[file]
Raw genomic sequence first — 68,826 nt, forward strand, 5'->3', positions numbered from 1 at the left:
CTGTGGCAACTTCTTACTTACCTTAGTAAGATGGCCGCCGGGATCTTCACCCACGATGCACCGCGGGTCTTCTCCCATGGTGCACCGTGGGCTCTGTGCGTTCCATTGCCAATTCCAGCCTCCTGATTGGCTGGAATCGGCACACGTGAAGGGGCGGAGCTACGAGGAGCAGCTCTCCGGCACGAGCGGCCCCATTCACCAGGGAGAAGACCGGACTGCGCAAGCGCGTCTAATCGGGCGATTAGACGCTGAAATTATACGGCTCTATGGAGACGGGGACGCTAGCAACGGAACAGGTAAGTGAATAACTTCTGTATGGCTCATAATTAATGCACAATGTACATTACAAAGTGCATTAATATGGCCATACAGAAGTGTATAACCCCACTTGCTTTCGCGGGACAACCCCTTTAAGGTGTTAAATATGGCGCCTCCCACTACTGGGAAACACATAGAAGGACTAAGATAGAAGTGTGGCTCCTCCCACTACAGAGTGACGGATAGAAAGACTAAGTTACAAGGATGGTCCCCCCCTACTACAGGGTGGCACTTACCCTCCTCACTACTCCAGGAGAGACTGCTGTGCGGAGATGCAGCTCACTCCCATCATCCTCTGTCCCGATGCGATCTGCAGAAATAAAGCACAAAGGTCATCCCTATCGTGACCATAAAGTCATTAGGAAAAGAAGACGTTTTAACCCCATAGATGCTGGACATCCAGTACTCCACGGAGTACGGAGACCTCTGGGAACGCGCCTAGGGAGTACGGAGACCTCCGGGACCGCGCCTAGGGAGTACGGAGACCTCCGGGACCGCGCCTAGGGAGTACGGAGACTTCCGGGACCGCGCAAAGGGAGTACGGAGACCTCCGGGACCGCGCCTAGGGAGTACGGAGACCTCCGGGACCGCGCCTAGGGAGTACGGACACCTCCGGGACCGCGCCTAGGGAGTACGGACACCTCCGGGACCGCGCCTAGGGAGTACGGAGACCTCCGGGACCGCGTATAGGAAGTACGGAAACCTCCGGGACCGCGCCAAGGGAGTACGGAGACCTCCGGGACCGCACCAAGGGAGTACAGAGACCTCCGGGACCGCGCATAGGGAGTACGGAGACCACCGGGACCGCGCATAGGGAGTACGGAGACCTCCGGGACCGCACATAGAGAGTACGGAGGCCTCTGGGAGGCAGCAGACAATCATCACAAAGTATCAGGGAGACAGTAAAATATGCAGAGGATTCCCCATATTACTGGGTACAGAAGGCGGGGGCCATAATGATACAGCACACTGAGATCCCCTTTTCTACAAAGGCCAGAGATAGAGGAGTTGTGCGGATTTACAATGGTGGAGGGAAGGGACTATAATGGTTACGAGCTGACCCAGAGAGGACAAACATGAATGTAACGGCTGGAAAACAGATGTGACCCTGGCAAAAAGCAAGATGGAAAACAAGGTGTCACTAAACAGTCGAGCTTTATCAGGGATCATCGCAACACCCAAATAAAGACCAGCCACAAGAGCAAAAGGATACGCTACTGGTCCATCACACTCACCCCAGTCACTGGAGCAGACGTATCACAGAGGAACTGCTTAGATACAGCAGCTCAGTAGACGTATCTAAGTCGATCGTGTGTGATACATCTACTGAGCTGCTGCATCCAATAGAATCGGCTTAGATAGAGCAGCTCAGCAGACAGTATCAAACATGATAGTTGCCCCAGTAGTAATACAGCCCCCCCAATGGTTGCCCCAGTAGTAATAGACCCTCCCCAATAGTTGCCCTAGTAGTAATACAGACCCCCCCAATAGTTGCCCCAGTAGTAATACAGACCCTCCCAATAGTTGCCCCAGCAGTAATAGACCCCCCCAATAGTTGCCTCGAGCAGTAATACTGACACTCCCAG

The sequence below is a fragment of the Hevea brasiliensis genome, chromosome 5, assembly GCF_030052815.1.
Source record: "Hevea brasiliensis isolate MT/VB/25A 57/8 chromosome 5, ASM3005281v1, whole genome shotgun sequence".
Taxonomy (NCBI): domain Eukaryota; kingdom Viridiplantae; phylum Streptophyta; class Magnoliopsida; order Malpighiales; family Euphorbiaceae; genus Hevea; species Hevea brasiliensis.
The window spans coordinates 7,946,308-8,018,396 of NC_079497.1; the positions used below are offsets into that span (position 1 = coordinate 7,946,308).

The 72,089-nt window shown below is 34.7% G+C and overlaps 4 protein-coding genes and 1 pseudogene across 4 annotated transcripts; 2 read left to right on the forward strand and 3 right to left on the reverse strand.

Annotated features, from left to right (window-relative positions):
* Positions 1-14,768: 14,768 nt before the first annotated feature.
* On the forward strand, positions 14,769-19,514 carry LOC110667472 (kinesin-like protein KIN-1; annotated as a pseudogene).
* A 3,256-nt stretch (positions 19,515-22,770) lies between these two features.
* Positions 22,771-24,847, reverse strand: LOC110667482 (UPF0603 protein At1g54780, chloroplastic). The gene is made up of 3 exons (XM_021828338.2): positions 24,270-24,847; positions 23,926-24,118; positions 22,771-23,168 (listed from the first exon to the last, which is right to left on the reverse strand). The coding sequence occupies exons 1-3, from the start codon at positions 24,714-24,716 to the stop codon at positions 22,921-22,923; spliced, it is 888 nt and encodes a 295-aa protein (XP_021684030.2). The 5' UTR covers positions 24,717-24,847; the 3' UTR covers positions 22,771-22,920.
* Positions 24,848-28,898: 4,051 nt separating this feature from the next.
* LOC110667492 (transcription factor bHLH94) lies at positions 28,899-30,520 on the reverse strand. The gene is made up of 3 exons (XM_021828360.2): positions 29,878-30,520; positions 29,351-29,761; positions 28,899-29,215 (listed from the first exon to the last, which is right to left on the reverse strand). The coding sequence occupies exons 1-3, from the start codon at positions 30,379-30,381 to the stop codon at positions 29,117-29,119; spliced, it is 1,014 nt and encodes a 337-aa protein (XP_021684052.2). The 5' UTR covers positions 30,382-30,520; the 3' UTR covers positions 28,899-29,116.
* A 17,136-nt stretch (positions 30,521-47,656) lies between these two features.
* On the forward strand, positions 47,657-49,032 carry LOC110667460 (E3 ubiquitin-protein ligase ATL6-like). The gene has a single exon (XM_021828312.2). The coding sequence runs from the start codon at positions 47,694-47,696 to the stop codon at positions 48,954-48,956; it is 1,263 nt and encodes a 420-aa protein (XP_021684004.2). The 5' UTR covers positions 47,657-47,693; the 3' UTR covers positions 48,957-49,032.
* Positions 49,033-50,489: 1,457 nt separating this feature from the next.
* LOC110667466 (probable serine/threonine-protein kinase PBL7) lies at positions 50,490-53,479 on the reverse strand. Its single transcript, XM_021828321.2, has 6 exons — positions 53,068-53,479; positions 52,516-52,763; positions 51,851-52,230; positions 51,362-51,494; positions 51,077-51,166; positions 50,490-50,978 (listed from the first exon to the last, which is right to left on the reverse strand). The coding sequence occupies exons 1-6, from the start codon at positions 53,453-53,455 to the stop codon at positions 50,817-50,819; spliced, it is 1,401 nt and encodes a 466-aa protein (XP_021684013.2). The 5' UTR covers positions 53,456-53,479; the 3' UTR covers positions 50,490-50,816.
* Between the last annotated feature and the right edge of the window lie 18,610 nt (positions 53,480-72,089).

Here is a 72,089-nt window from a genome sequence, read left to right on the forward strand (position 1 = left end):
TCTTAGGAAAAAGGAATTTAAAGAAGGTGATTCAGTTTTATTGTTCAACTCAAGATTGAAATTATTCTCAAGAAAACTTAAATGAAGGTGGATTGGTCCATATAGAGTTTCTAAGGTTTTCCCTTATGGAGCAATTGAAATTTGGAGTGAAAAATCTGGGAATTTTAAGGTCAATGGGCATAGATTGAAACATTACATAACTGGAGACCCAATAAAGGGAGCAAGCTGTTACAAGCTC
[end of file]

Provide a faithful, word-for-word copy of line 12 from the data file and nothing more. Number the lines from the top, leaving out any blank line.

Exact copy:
* Positions 22,771-24,847, reverse strand: LOC110667482 (UPF0603 protein At1g54780, chloroplastic). The gene is made up of 3 exons (XM_021828338.2): positions 24,270-24,847; positions 23,926-24,118; positions 22,771-23,168 (listed from the first exon to the last, which is right to left on the reverse strand). The coding sequence occupies exons 1-3, from the start codon at positions 24,714-24,716 to the stop codon at positions 22,921-22,923; spliced, it is 888 nt and encodes a 295-aa protein (XP_021684030.2). The 5' UTR covers positions 24,717-24,847; the 3' UTR covers positions 22,771-22,920.